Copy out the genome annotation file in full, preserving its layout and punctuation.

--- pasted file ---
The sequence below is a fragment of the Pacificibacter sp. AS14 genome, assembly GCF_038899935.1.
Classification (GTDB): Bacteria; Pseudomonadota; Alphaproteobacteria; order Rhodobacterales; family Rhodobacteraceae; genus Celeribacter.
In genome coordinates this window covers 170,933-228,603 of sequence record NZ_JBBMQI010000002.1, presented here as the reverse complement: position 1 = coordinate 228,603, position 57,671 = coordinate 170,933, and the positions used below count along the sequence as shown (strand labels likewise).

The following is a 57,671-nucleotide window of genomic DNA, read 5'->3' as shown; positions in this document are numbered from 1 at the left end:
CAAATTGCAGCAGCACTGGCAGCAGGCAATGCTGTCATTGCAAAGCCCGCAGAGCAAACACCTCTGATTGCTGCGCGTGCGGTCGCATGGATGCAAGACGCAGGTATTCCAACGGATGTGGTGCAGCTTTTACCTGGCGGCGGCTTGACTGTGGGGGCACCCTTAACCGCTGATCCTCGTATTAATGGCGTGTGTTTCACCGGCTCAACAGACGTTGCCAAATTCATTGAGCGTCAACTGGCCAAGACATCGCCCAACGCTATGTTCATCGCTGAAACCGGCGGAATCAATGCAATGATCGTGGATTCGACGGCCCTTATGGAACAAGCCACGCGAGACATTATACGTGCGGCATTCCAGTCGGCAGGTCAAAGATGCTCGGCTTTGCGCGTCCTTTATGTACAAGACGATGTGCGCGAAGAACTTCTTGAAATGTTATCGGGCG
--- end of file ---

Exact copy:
The sequence below is a fragment of the Pacificibacter sp. AS14 genome, assembly GCF_038899935.1.
Classification (GTDB): Bacteria; Pseudomonadota; Alphaproteobacteria; order Rhodobacterales; family Rhodobacteraceae; genus Celeribacter.
In genome coordinates this window covers 170,933-228,603 of sequence record NZ_JBBMQI010000002.1, presented here as the reverse complement: position 1 = coordinate 228,603, position 57,671 = coordinate 170,933, and the positions used below count along the sequence as shown (strand labels likewise).

The following is a 57,671-nucleotide window of genomic DNA, read 5'->3' as shown; positions in this document are numbered from 1 at the left end:
CAAATTGCAGCAGCACTGGCAGCAGGCAATGCTGTCATTGCAAAGCCCGCAGAGCAAACACCTCTGATTGCTGCGCGTGCGGTCGCATGGATGCAAGACGCAGGTATTCCAACGGATGTGGTGCAGCTTTTACCTGGCGGCGGCTTGACTGTGGGGGCACCCTTAACCGCTGATCCTCGTATTAATGGCGTGTGTTTCACCGGCTCAACAGACGTTGCCAAATTCATTGAGCGTCAACTGGCCAAGACATCGCCCAACGCTATGTTCATCGCTGAAACCGGCGGAATCAATGCAATGATCGTGGATTCGACGGCCCTTATGGAACAAGCCACGCGAGACATTATACGTGCGGCATTCCAGTCGGCAGGTCAAAGATGCTCGGCTTTGCGCGTCCTTTATGTACAAGACGATGTGCGCGAAGAACTTCTTGAAATGTTATCGGGCG